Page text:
Berlin has made a takeover offer for troubled lender Hypo Real Estate. The bid was announced through the Financial Markets Stabilization Fund, SoFFin, which says it wants 100 percent control of the group.
Berlin says it's prepared to take full control of Hypo Real Estate by whatever means necessary
"The offer price of 1.39 euros per HRE share represents a premium of approximately 10 percent above the statutory minimum offer price of 1.26 euros," a SoFFin statement said.
The offer values HRE at about 290 million euros. That's about five percent of its value 12 months ago, and a fraction of the 102 billion euros it has received in credit lines and debt guarantees from the government and financial groups after a funding shortage at its Irish unit Depfa pushed the group to the brink of bankruptcy.
SoFFin said the takeover offer is aimed at "stabilising the German financial market", and warned that a collapse of HRE would cause economic damage similar to that triggered by the bankruptcy of US investment bank Lehman Brothers in September.
Stressing that the operation was a "voluntary public takeover offer to the shareholders of Hypo Real Estate", SoFFin said further details would be released "within the next few days" pending approval by the German stock market regulator BaFin.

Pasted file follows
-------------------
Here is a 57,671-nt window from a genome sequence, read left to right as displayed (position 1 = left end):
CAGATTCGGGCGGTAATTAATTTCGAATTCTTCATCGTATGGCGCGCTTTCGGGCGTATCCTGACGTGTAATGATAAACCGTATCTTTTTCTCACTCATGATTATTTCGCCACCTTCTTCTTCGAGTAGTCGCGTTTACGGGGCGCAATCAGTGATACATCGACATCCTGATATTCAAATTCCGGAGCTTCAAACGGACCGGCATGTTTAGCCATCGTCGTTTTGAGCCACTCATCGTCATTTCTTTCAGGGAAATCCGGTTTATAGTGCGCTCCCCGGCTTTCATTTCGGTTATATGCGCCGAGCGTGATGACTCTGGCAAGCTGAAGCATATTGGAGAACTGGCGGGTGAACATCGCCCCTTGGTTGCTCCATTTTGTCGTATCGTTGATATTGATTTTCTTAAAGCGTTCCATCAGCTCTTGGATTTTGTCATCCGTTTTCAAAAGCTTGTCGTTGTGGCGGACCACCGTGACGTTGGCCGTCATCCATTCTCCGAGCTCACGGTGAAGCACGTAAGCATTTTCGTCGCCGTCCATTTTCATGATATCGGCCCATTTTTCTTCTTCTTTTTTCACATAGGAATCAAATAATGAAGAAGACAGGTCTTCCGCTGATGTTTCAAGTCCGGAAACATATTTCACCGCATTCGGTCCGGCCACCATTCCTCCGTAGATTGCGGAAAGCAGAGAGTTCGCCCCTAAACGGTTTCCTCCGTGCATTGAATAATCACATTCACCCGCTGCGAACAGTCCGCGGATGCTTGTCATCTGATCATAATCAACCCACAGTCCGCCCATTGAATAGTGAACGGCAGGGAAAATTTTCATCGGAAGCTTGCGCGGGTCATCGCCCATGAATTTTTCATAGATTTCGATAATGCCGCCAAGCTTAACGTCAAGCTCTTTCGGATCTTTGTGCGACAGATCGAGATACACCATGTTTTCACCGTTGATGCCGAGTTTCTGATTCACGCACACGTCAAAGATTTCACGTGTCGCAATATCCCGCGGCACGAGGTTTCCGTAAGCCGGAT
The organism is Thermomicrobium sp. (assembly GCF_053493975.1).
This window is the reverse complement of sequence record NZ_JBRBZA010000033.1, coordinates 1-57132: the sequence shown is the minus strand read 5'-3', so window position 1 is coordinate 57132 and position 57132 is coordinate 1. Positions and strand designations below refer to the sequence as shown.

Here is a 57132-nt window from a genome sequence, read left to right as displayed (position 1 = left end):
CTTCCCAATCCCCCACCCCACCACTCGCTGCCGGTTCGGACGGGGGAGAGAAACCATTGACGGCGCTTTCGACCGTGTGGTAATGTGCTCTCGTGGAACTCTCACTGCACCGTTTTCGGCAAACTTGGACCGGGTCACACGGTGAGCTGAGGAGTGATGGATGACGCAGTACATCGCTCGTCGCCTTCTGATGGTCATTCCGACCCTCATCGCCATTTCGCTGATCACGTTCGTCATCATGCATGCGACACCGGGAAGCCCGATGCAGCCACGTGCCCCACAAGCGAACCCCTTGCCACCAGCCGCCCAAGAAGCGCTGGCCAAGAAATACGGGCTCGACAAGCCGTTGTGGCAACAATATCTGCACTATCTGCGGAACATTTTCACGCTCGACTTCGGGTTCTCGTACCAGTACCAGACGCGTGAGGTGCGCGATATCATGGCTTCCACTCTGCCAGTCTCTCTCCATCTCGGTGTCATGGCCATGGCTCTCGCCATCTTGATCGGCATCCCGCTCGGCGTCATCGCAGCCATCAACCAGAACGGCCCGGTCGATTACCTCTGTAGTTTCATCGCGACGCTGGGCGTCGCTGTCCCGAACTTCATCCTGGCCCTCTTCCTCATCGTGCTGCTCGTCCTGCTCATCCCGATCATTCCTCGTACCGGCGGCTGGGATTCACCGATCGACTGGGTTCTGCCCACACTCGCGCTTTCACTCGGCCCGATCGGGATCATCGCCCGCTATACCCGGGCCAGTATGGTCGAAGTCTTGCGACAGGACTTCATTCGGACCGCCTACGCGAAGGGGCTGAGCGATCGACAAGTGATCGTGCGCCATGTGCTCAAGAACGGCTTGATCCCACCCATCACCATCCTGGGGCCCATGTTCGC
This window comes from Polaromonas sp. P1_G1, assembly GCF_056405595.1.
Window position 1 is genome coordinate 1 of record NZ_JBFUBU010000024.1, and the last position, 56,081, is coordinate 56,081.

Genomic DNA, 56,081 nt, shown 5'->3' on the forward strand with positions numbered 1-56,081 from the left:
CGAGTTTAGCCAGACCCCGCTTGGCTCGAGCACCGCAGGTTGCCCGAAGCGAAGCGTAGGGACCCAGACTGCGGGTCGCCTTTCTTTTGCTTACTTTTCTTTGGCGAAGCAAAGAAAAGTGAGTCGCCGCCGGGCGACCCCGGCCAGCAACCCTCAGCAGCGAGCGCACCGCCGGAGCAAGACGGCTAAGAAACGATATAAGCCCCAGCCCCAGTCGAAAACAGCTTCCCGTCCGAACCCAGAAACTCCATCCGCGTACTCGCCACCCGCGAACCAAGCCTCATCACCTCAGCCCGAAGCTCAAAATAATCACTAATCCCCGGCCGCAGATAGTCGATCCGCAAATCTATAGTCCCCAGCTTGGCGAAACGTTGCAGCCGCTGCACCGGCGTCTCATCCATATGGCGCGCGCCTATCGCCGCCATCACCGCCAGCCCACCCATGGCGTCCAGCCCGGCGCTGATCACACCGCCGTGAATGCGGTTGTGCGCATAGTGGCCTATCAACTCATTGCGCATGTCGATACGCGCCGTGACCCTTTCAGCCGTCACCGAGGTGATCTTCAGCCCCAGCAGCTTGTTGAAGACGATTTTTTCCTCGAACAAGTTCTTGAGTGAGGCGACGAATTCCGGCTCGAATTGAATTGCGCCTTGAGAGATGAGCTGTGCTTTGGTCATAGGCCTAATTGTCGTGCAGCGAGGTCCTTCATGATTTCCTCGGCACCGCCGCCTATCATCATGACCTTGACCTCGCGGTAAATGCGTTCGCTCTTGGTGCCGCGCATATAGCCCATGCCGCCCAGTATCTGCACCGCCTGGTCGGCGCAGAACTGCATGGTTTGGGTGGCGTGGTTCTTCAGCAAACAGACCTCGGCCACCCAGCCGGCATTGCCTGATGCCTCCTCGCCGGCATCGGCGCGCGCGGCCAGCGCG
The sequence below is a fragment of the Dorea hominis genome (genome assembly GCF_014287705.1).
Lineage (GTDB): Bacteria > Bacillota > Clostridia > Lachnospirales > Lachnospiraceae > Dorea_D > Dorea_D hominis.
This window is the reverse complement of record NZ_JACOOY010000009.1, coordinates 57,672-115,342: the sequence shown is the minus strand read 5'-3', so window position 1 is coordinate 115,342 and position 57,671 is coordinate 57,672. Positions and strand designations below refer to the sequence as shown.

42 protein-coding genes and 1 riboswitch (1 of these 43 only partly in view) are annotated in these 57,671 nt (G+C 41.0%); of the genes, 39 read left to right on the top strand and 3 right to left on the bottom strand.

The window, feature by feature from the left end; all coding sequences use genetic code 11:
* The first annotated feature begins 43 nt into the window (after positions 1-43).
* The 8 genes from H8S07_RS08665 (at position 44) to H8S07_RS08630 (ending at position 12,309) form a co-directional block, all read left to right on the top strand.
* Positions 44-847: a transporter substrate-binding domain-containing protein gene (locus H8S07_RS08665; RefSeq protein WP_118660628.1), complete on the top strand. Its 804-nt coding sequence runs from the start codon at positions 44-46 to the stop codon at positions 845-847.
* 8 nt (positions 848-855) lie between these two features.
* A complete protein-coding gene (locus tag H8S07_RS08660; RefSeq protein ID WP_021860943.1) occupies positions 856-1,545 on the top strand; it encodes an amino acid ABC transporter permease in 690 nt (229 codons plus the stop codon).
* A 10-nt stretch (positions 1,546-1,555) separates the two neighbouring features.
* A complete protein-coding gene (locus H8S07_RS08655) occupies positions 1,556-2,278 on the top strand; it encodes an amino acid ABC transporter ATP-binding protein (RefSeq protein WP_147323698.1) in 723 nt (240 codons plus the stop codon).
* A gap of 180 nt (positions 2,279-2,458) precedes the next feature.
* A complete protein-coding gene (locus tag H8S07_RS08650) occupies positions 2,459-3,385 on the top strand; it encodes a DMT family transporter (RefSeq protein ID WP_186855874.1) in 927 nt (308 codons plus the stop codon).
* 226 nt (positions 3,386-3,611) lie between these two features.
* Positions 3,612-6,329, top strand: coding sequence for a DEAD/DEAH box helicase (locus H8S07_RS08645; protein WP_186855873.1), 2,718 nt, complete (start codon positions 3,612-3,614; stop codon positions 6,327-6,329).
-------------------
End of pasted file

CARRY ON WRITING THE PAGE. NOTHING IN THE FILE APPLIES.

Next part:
Groundwork for nationalisation
US billionaire Christopher Flowers does not want to sell his stake in Hypo Real Estate
Analysts say the move represents another step towards the possible nationalisation of the battered lender.
The government took its first step towards taking control of HRE last month when it acquired an 8.7 percent stake in the company for 60 million euros.
A controversial new law signed this week by German President Horst Koehler allows the government to expropriate shareholders if voluntary efforts to secure stock fail.
That means Berlin could seize the shares of US billionaire Christopher Flowers, who heads an investment consortium that owns almost 24 percent of HRE.
Flowers has so far been resistant to the government's takeover plans, saying Hypo Real Estate should receive “equal treatment” to other troubled German banks.
Following the passage of the law, Flowers said he may seek “legal recourse” to safeguard the interests of investors.